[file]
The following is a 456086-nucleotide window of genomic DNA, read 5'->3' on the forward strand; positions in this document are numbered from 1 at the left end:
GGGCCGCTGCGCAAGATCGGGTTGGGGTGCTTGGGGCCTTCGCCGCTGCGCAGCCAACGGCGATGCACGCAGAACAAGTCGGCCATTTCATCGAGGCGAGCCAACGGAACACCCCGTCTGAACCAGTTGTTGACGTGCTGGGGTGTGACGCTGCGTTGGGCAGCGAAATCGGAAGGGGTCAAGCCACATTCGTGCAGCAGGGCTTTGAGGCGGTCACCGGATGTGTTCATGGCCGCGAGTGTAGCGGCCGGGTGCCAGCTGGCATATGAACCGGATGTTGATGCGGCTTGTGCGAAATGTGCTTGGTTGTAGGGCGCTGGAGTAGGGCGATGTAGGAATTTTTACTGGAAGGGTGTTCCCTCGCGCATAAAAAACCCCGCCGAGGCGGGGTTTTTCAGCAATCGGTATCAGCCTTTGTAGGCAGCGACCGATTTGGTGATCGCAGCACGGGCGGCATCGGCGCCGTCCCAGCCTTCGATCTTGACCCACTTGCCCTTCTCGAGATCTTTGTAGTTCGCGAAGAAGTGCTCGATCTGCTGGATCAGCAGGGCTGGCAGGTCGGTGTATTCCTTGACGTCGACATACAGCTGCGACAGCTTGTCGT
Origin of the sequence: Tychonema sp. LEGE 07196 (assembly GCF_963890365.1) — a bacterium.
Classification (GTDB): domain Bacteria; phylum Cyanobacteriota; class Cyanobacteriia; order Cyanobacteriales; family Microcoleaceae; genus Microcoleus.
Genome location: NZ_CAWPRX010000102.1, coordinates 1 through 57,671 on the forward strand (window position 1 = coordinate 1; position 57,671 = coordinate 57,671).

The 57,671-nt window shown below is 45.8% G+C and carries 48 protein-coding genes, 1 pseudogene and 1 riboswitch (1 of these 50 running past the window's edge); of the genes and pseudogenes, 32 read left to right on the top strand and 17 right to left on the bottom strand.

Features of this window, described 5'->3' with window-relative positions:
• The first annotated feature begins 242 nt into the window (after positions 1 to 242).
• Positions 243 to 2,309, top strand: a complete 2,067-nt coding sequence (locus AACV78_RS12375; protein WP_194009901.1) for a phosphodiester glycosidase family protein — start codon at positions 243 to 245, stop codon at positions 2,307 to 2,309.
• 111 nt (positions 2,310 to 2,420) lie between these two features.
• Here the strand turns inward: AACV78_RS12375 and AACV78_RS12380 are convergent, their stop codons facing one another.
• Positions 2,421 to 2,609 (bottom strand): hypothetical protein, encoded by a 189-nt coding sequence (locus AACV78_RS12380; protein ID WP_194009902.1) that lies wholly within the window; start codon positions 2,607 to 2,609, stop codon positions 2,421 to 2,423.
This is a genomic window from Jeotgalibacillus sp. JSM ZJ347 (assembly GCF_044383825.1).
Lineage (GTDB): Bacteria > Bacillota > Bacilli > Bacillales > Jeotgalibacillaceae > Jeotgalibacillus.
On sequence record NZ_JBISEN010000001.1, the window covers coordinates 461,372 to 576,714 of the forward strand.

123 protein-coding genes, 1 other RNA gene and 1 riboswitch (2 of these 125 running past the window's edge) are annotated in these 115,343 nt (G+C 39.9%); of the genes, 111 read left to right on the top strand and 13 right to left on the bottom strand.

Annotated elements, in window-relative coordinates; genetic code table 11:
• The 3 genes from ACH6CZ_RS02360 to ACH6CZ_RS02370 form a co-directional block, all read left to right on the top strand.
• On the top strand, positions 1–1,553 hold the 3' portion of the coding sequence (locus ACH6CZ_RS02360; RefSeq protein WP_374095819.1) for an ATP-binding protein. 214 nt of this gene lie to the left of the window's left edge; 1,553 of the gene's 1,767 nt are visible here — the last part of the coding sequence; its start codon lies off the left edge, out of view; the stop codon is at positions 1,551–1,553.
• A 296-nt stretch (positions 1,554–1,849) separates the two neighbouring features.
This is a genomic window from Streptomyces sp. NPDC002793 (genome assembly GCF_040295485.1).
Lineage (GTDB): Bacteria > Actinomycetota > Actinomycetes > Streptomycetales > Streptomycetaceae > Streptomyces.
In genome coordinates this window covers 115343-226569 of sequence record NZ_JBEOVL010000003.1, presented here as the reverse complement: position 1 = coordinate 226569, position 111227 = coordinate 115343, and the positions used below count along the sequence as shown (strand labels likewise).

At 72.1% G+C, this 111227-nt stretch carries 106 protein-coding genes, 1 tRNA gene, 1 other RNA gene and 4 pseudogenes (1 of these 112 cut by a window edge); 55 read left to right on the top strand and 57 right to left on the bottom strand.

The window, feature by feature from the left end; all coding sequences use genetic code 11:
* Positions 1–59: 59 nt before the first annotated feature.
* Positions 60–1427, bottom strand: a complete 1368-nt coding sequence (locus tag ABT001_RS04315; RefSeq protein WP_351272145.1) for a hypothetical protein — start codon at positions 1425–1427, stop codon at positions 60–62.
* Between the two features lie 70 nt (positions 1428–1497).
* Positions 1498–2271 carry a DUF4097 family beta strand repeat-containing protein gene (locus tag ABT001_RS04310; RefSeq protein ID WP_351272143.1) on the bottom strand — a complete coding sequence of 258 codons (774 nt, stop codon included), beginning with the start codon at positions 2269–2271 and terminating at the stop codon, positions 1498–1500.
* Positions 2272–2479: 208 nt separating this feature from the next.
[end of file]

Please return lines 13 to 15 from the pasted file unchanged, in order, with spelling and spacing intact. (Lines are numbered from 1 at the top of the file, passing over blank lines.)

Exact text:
This is a genomic window from Jeotgalibacillus sp. JSM ZJ347 (assembly GCF_044383825.1).
Lineage (GTDB): Bacteria > Bacillota > Bacilli > Bacillales > Jeotgalibacillaceae > Jeotgalibacillus.
On sequence record NZ_JBISEN010000001.1, the window covers coordinates 461,372 to 576,714 of the forward strand.